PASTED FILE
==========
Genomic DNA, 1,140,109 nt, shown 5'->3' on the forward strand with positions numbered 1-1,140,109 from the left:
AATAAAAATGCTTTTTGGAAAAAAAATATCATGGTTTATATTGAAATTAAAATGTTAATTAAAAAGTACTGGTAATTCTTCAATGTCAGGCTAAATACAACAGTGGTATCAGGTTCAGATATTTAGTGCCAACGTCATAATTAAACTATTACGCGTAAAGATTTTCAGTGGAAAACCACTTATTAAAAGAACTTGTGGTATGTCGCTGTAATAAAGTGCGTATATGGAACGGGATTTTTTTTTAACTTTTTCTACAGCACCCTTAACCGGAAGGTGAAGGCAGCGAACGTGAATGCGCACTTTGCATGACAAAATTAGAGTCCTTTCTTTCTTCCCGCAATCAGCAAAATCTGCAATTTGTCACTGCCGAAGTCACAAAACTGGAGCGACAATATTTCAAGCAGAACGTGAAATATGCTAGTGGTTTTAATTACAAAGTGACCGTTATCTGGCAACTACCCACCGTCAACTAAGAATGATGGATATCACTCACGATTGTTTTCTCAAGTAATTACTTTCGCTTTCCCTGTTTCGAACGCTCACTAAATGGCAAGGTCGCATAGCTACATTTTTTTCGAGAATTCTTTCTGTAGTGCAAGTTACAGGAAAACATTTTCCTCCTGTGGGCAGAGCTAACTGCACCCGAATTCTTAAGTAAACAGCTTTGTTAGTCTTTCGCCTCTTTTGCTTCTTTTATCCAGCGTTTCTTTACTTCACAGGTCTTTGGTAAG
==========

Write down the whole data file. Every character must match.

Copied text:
Genomic DNA, 1,140,109 nt, shown 5'->3' on the forward strand with positions numbered 1-1,140,109 from the left:
AATAAAAATGCTTTTTGGAAAAAAAATATCATGGTTTATATTGAAATTAAAATGTTAATTAAAAAGTACTGGTAATTCTTCAATGTCAGGCTAAATACAACAGTGGTATCAGGTTCAGATATTTAGTGCCAACGTCATAATTAAACTATTACGCGTAAAGATTTTCAGTGGAAAACCACTTATTAAAAGAACTTGTGGTATGTCGCTGTAATAAAGTGCGTATATGGAACGGGATTTTTTTTTAACTTTTTCTACAGCACCCTTAACCGGAAGGTGAAGGCAGCGAACGTGAATGCGCACTTTGCATGACAAAATTAGAGTCCTTTCTTTCTTCCCGCAATCAGCAAAATCTGCAATTTGTCACTGCCGAAGTCACAAAACTGGAGCGACAATATTTCAAGCAGAACGTGAAATATGCTAGTGGTTTTAATTACAAAGTGACCGTTATCTGGCAACTACCCACCGTCAACTAAGAATGATGGATATCACTCACGATTGTTTTCTCAAGTAATTACTTTCGCTTTCCCTGTTTCGAACGCTCACTAAATGGCAAGGTCGCATAGCTACATTTTTTTCGAGAATTCTTTCTGTAGTGCAAGTTACAGGAAAACATTTTCCTCCTGTGGGCAGAGCTAACTGCACCCGAATTCTTAAGTAAACAGCTTTGTTAGTCTTTCGCCTCTTTTGCTTCTTTTATCCAGCGTTTCTTTACTTCACAGGTCTTTGGTAAG